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Local students get a taste of science in the NHS

Posted on Wednesday 20th February 2013
Students put their hands up to ask questions

90 local GCSE students are being welcomed into St Thomas' Hospital this week as part of a work experience programme to learn about healthcare science. 

The students are coming as part of the Reach Out for Healthcare Science project which was created to overcome a number of barriers to young people entering healthcare science careers – including the difficulties faced when trying to find work experience in healthcare science in the NHS due to patient confidentiality and the demand on resources.

Over 80 per cent of diagnostic tests and many hospital treatments  involve healthcare scientists – whether biomedical scientists carrying out tests on blood and tissue samples, an audiologist fitting a hearing aid in the audiology department, physicists using radiation safely to treat cancer or clinical perfusionists enabling surgeons to perform complex procedures on the heart and lungs.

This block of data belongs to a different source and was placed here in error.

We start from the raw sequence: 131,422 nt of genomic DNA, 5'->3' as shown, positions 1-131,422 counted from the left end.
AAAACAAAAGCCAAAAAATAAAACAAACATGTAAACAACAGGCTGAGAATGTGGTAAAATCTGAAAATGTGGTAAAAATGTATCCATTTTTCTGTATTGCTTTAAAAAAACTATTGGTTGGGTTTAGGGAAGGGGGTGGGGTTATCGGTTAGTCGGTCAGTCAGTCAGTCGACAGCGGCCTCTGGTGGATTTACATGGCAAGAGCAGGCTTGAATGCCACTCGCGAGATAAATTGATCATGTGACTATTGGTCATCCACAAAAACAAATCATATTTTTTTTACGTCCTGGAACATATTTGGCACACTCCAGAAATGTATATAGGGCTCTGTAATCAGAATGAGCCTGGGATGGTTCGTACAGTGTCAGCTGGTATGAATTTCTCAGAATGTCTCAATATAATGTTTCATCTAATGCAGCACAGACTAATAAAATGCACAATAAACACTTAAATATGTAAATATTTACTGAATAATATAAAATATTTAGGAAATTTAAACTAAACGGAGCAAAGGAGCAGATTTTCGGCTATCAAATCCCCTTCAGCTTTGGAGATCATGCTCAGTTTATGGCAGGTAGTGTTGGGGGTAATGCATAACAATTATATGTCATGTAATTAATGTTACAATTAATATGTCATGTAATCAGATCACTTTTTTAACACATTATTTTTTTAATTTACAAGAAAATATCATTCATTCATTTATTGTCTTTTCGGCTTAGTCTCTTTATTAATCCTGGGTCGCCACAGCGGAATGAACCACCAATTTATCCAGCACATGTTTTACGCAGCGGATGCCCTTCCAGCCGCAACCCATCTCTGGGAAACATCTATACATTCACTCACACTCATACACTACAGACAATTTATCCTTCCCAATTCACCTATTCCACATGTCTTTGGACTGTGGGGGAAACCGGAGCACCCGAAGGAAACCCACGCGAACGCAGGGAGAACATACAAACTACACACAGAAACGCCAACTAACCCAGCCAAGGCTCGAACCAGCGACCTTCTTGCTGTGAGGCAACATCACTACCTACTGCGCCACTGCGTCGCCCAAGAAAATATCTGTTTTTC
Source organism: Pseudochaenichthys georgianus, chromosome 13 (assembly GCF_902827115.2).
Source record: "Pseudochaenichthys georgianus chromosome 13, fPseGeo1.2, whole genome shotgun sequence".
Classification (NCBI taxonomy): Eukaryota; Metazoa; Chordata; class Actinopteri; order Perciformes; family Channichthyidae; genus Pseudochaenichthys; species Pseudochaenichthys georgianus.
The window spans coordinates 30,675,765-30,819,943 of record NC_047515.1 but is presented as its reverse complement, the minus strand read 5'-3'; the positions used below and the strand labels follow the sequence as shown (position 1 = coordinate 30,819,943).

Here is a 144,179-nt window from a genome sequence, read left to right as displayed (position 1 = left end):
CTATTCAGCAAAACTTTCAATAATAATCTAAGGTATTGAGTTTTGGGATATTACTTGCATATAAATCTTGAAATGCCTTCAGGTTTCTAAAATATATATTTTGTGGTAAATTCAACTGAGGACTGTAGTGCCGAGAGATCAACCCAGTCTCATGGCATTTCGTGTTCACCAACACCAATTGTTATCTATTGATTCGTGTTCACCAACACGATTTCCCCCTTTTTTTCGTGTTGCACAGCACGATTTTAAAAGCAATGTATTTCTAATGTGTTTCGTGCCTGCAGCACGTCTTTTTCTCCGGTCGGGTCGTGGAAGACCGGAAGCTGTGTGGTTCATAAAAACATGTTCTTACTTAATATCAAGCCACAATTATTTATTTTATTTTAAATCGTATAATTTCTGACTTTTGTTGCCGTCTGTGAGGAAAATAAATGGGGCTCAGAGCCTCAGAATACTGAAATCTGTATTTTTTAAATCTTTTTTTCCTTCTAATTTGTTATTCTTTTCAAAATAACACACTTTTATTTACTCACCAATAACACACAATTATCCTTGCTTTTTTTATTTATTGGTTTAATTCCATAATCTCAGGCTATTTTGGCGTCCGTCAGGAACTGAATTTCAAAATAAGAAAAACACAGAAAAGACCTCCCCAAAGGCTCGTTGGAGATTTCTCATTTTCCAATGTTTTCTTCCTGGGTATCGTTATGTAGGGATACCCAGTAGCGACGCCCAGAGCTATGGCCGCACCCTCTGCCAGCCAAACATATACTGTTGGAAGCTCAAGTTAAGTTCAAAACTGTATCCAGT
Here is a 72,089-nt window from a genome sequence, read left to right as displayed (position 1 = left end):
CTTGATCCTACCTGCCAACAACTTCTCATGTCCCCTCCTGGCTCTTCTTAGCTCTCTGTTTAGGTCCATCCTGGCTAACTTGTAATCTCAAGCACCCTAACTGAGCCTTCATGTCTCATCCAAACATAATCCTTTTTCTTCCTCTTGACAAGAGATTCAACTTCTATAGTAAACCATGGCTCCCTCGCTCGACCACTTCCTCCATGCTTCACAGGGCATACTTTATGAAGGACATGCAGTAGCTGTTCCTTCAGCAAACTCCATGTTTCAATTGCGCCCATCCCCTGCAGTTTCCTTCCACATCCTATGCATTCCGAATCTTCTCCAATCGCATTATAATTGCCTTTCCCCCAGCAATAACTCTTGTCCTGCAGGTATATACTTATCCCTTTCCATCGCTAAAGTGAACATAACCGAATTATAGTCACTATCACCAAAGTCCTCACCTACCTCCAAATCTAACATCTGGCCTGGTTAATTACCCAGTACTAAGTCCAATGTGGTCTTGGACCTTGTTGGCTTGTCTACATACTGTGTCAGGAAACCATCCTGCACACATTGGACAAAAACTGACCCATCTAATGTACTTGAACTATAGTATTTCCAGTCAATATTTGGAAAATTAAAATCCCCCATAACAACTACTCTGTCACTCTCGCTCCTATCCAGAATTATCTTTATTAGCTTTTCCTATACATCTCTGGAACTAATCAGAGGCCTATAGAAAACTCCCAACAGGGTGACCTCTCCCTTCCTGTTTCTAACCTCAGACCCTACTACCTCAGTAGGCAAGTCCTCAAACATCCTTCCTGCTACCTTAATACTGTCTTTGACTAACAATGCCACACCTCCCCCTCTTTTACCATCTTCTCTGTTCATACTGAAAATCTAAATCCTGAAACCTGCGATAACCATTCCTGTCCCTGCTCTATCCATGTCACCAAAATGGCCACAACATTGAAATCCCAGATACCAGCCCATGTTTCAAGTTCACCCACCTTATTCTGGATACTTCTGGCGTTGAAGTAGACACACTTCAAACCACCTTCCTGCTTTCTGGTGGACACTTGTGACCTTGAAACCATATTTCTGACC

Three hospitals in London have signed up to support the programme, and students visiting St Thomas’ will get experience in medical physics and engineering and the life sciences – which includes pathology, genetics, and phlebotomy.

In partnership with the Department of Health and scientists at Imperial College, staff at our hospitals have developed a work experience programme which is cost efficient and minimises disruption to services.

Keith Ison, Head of Medical Physics, said: “We’re thrilled to be involved in this project – not only because it gives local students experience to help them towards a career, but also because it gives them a unique insight into healthcare sciences which are vital to the running of any hospital.”

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